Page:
Three Ways to Make Cherry Pie
English legend claims the cherry pie descends from the court of Queen Elizabeth I, but that pronouncement has its pitfalls. Cherry trees are native all over the globe, and though in places like Japan they’re cultivated more for beautiful flowers than for delicious fruits, cherries feature in all kinds of global treats. In Europe, people have been experimenting with cherry pies for centuries!
In honor of National Pie Day, check out these three delicious ways to make a cherry pie, then try one of our favorite recipes.
American Cherry Pie
The United States produces over 650 million pounds of cherries every year, and many of them go into its pies. American cherry pie recipes vary from family to family, but generally they involve taking a bunch of cherries, mixing them with sugar and a thickener like cornstarch or flour, and then baking them into a two-crust pie.
Not all French clafoutis is pie—but if you put the custardy treat into a pie crust before you bake it, it makes a tasty one. Clafoutis comes from Limousin, France. Traditional recipes use black cherries, which are sweeter than most red cherries. To make a classic clafoutis, you whisk together eggs, sugar, flour, cream, and some flavorings, then pour your batter over cherries and bake, leading to a light, fluffy, delicious treat. But put your cherries and batter into a par-baked pie crust before baking and voilà! You have yourself a delicious clafoutis pie.
Hailing from the Dutch province of Limburg, a kersenvlaai uses bread dough instead of a traditional pie crust. Making one starts with mixing the bread dough, letting it rise, rolling it out, and lining a pie dish with it. From there, sweet cherries in syrup or juice are cooked down on the stovetop and mixed with sugar and a thickener like cornstarch or tapioca. Once the cherry filling is ready, it’s poured into the crust and baked. Traditionally, a kersenvlaai is topped with a pretty lattice crust for an appealing treat.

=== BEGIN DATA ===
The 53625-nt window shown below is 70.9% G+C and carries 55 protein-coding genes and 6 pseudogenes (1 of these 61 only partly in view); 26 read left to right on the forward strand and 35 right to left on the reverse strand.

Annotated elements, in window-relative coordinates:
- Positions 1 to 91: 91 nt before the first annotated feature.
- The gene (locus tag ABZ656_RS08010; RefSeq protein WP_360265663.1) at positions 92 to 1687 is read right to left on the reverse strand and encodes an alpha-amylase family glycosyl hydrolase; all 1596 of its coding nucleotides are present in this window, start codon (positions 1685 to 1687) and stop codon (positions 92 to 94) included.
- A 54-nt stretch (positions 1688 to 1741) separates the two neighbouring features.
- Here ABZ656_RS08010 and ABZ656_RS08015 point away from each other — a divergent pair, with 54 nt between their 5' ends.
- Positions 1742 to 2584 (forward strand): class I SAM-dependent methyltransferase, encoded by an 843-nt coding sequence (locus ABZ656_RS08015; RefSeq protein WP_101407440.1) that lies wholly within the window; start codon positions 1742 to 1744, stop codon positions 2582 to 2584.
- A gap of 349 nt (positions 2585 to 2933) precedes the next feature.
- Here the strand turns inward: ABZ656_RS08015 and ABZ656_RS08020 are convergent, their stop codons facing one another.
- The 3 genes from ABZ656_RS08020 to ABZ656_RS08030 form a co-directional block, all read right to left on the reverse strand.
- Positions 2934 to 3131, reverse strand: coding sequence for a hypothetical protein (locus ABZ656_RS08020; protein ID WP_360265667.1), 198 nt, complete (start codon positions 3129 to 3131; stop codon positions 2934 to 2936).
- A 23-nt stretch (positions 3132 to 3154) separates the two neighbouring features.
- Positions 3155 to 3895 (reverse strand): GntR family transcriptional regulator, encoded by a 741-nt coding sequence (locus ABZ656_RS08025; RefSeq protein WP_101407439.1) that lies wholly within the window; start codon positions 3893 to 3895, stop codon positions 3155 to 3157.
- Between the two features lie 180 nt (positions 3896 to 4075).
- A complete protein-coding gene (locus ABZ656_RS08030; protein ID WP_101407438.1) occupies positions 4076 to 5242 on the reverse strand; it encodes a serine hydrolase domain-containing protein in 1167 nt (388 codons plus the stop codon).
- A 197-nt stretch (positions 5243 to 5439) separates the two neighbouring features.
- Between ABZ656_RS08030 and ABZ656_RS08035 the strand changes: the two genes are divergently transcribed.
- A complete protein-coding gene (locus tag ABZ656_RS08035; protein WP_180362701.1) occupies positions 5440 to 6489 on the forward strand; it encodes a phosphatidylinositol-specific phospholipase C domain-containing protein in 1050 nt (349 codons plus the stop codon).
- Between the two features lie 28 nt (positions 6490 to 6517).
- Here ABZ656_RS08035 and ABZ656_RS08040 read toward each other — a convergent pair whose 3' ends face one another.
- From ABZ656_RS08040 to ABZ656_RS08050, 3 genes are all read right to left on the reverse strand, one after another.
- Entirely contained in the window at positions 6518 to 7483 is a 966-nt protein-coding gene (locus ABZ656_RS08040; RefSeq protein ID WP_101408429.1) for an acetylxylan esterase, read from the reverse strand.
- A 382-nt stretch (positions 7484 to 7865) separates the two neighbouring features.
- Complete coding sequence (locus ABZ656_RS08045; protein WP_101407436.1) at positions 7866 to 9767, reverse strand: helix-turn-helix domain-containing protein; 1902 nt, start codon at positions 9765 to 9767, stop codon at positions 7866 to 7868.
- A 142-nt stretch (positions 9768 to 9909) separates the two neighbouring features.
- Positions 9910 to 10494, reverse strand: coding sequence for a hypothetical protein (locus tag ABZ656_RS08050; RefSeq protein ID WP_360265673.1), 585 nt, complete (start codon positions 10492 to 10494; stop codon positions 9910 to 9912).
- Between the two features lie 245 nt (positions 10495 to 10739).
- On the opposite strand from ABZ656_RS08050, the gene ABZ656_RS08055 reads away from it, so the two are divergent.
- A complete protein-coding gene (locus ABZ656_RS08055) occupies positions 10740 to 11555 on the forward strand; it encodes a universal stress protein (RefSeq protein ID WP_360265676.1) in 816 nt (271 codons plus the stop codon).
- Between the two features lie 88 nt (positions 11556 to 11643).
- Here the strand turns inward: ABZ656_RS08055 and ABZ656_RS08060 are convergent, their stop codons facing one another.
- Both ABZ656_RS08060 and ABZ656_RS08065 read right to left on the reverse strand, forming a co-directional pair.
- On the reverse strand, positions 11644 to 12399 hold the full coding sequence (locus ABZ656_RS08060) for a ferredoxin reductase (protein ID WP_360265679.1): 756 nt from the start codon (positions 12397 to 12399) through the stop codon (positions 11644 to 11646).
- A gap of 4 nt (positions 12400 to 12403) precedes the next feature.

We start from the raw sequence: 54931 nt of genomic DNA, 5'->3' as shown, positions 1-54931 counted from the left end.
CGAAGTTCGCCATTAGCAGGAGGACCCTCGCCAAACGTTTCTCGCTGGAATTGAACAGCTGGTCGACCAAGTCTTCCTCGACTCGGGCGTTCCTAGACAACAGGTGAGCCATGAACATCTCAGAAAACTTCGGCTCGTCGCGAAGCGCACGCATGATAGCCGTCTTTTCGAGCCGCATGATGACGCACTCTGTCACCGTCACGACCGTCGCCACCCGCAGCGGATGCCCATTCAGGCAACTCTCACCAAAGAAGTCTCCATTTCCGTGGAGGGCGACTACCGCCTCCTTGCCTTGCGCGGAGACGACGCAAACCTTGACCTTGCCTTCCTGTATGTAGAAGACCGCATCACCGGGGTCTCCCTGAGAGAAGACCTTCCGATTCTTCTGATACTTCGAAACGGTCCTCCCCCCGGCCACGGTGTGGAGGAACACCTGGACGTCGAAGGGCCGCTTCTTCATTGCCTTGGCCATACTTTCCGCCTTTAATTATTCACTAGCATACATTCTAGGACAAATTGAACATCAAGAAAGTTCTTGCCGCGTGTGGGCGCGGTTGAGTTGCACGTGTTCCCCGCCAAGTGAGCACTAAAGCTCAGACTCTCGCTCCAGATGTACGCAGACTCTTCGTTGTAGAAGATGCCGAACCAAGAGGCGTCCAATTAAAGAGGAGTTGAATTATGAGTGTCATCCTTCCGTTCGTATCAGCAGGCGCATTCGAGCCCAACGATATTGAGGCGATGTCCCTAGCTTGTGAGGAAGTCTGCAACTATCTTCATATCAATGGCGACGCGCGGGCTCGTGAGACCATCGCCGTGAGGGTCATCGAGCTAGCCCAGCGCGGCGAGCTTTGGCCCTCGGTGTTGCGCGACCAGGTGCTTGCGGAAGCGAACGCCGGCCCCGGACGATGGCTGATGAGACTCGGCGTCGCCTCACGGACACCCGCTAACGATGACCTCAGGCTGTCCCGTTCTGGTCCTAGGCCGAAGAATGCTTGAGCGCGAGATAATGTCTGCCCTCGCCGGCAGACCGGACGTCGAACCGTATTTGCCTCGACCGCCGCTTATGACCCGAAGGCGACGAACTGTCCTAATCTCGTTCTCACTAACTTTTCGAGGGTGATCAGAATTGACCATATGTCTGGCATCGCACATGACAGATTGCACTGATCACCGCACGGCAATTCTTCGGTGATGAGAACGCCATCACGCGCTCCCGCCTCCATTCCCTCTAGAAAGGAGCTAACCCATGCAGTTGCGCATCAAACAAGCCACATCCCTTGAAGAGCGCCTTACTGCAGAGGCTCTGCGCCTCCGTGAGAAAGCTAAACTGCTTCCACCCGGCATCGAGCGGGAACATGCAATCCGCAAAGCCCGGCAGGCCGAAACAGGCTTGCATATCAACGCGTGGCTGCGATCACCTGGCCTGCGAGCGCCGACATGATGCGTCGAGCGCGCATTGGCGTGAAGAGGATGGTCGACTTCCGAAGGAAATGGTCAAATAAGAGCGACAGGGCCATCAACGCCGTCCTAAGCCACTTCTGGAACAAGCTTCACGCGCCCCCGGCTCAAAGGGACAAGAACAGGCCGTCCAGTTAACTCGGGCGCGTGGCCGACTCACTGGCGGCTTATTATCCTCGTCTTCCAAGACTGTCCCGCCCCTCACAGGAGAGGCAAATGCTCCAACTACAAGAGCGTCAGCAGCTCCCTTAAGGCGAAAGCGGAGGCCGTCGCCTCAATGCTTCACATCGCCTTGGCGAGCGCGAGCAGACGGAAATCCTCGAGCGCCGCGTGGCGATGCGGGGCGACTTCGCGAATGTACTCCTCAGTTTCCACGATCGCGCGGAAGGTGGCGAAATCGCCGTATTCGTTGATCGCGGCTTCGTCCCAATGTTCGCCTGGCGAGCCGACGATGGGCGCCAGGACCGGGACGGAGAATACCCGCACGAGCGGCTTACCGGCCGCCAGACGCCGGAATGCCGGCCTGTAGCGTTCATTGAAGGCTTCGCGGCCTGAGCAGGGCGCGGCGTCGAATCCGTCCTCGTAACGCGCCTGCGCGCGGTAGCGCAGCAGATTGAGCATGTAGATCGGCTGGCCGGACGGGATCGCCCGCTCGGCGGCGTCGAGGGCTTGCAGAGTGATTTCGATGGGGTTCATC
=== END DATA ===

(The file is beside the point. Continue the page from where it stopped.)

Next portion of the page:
Little Passports Classic Cherry Pie Recipe
5–6 cups frozen pitted sweet cherries or 4–5 cups fresh pitted sweet cherries
1 1/4–1 1/2 cups granulated sugar (plus more for the crust)
4–5 tablespoons cornstarch
1 tablespoon lemon juice
Generous pinch of cinnamon
2 premade frozen pie crusts (thawed) or enough homemade pie dough for a double-crust 9-
1 egg for egg wash (optional)
1 tablespoon of milk or cream for egg wash (optional)
Step one: Preheat oven to 375° F.
Step two: Place cherries in a saucepan. (If using frozen cherries, thaw first.) Cook over low heat
until cherries start to release quite a bit of juice.
Step three: Add sugar (adjust according to sweetness of cherries and personal preference),
cornstarch (frozen cherries or very juicy fresh cherries will require more; drier cherries less),
lemon juice, and cinnamon. Continue cooking, stirring frequently, until juice begins to thicken.
Allow mixture to cool.
Step four: Roll out one premade crust or half the homemade pie dough to fit a nine-inch pie pan. Place the dough in the pie pan, pressing to the sides.
Step five: Pour in the cooled filling.
Step six: Roll out the remaining pie dough and place over the top of the filling, crimping
along the edges to seal the top crust to the bottom crust. (Or, if you’re feeling ambitious, cut
the pie dough into strips and create a lattice crust.) Flute the edge of the dough or use another
decorative method. If not using a lattice top, cut six to eight slits in a circular pattern in the center of the top crust to release steam.
Step seven (optional): Beat the egg with the milk or cream, then brush the mixture
over the whole top crust. Sprinkle the crust with granulated sugar.
Step eight: Place the pie pan on a baking sheet lined with aluminum foil or parchment paper (to
catch drips) and bake for 1 hour and 15 minutes, or until filling is bubbling and crust is golden.
Allow to cool before serving.